Miller & Ibsen., the elements of the theatres..Do you think that Miller adopted some of Ibsen's theatre in his play, Death of a Salesman?

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Susan Hurn eNotes educator| Certified Educator

By "Ibsen's theater," do you mean the content of Ibsen's plays or the manner in which they were staged? In terms of content, conflicts, themes, etc., there really is nothing new under the sun because human nature has never changed. There are supposedly ten basic stories in fiction, and every work represents a variation of one of them. I have never linked Miller to Ibsen (which means nothing!), but Miller's plays are such a reflection of American life and culture, so deeply rooted in the American experience, that any foreign influence does not seem to have played a major role in what he had to say. In terms of how Death of a Salesman is staged, with its emphasis on a limited set and use of lighting to focus on the drama and its atmosphere, it reminds me of Our Town, The Glass Menagerie, and some of Eugene O'Neill's plays.

amy-lepore eNotes educator| Certified Educator

I wouldn't doubt it.  Think about it--Miller probably read many plays, books, stories before, during, and after writing his own plays.  There are very few original ideas out there...even Shakespeare borrowed ideas for his plays from other works published in Italian, French, etc.  Why should Miller be any different? 

Sometimes, when a person is as well read as most authors are, it is even difficult to pinpoint where an idea came from.  It may even be as small as a song or a commercial...however, you must realize that every idea that comes to you is sparked by some other idea...you may not even be aware of the series of events or the catalyst that brought you your "Eureka!"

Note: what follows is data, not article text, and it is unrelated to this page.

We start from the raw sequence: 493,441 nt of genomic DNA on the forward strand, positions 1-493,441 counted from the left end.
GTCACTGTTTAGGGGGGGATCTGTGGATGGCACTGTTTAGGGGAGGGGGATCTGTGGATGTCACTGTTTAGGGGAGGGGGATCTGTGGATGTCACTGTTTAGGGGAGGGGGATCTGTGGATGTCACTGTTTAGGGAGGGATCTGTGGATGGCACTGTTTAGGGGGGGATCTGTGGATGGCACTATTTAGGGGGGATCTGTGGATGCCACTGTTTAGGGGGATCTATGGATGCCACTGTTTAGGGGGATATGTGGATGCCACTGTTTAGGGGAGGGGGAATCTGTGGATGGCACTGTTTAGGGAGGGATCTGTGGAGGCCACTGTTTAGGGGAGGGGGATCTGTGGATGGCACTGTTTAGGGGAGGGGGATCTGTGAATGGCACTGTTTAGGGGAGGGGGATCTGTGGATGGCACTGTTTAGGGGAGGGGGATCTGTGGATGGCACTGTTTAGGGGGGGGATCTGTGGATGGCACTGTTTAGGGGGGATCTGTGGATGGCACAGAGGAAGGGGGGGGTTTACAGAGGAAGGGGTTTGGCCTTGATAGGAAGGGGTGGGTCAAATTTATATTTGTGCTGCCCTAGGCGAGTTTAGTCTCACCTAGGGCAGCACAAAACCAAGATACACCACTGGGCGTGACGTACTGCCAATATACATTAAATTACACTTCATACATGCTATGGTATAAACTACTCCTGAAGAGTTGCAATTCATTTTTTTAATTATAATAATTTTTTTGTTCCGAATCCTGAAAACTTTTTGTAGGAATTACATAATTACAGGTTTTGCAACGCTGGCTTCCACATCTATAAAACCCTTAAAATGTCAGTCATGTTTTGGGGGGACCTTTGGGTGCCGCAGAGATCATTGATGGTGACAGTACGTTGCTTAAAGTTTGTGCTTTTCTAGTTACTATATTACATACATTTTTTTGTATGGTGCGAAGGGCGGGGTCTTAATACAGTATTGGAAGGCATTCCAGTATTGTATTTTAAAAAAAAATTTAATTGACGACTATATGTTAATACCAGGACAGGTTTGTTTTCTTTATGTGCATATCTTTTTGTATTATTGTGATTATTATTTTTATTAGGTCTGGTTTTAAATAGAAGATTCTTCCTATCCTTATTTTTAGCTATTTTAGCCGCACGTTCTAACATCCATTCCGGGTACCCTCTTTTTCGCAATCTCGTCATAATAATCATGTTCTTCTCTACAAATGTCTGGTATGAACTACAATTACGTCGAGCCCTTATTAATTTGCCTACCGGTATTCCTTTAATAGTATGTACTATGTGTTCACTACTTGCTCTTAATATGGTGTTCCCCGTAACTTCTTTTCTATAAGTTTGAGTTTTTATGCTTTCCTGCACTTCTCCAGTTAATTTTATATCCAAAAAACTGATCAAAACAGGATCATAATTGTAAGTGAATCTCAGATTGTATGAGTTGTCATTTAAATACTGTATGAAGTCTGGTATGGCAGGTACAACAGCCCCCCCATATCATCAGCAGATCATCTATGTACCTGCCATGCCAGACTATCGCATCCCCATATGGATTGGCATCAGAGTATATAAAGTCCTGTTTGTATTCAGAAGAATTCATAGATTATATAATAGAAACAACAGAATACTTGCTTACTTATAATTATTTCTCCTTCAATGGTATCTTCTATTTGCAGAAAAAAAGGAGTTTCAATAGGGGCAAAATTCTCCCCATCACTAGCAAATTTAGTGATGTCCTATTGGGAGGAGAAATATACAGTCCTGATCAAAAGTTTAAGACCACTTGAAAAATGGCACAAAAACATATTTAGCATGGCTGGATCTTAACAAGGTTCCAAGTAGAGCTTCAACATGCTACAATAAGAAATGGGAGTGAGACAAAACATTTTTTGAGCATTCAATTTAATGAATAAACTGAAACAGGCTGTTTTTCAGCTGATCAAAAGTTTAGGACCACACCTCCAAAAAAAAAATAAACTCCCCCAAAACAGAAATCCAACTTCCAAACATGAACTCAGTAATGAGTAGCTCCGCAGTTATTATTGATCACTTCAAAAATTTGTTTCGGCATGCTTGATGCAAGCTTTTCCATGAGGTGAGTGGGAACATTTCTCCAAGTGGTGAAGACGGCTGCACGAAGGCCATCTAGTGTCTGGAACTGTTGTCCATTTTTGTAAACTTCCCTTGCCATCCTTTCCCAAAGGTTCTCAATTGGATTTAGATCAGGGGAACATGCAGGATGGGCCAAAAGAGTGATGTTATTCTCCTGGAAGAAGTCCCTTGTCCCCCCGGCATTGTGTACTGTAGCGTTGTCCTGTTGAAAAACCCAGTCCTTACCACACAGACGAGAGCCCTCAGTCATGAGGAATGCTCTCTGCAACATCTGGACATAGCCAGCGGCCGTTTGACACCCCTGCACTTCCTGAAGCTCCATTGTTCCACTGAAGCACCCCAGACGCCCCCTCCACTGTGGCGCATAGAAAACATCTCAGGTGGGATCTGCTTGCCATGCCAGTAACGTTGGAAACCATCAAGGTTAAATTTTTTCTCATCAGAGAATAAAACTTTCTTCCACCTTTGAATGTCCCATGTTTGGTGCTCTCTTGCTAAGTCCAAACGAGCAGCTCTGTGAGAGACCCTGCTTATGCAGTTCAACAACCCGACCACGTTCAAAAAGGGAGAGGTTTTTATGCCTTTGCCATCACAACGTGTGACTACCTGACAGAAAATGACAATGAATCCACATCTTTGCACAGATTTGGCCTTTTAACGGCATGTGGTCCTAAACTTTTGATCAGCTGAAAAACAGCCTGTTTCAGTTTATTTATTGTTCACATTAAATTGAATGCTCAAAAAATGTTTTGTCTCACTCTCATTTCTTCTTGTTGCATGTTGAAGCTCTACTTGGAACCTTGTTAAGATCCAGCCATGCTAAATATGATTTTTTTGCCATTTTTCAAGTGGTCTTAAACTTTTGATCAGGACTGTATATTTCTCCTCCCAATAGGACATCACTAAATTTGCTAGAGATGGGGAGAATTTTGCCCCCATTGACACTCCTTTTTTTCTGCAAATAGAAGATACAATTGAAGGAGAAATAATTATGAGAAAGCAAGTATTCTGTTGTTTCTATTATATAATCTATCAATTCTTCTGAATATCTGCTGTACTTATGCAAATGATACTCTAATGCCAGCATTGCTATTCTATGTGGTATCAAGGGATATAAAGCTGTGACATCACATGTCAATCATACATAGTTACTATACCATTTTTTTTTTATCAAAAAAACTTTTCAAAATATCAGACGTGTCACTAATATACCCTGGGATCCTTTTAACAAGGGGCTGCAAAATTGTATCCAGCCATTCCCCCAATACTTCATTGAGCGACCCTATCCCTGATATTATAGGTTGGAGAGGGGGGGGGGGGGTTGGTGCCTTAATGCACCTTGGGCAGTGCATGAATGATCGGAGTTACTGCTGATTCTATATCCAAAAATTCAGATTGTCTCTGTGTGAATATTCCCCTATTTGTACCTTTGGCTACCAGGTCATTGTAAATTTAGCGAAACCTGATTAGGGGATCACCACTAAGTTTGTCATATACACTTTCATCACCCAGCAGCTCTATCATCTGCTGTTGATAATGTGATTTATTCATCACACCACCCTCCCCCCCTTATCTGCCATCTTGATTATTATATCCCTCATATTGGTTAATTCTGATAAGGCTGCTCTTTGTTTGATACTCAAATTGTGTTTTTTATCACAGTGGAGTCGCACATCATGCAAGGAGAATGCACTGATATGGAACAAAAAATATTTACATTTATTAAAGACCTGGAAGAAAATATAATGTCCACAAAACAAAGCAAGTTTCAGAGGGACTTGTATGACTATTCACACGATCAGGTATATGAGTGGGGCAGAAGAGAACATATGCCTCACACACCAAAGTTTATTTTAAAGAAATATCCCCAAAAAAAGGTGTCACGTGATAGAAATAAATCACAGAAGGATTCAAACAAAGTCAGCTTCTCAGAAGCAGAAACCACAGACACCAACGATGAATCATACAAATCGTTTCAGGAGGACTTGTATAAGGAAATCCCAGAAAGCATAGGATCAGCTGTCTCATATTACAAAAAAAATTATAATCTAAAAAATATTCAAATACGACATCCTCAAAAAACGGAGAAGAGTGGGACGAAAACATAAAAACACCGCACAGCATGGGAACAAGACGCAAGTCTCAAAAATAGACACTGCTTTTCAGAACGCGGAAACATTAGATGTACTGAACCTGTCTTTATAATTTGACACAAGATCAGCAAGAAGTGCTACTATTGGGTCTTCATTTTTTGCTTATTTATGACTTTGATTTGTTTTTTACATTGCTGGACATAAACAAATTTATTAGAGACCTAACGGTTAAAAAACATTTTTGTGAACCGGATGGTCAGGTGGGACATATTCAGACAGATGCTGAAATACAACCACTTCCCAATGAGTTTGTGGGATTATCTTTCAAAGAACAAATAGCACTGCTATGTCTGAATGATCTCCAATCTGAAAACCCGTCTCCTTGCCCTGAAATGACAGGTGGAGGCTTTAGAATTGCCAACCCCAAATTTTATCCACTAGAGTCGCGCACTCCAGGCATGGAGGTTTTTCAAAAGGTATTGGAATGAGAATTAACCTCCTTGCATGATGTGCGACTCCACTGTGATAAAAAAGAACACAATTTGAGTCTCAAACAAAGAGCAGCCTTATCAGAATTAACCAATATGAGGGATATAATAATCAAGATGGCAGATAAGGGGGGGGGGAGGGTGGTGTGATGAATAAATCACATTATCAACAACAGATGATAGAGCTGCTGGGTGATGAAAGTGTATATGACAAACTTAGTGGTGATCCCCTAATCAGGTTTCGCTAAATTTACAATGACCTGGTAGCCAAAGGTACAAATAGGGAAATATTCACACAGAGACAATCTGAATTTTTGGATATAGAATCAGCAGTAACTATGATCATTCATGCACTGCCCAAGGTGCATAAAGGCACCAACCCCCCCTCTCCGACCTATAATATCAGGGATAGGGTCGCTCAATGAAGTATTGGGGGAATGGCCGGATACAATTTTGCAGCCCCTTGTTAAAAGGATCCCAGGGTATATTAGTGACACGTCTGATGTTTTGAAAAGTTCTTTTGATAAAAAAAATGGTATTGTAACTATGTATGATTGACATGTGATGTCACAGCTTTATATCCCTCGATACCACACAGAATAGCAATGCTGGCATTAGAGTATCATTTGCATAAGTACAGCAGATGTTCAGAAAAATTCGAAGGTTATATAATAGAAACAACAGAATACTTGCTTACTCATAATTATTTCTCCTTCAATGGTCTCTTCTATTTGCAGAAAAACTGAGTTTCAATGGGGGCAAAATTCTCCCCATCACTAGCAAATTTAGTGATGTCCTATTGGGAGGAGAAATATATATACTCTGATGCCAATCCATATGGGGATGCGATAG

epollock | Student

I have the feeling that he did really adopt them, but in a way, made them his own. It is not uncommon to do that.  That doesn't mean that The Crucible is not any less of a play if he took ideas from Hawthorne or any other writer.

doody | Student

I wouldn't doubt it.  Think about it--Miller probably read many plays, books, stories before, during, and after writing his own plays.  There are very few original ideas out there...even Shakespeare borrowed ideas for his plays from other works published in Italian, French, etc.  Why should Miller be any different? 

Sometimes, when a person is as well read as most authors are, it is even difficult to pinpoint where an idea came from.  It may even be as small as a song or a commercial...however, you must realize that every idea that comes to you is sparked by some other idea...you may not even be aware of the series of events or the catalyst that brought you your "Eureka!"

 

I agree with you, but could you please give me an examples of the different ideas Miller & Ibsen share in it.

 

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Death of a Salesman

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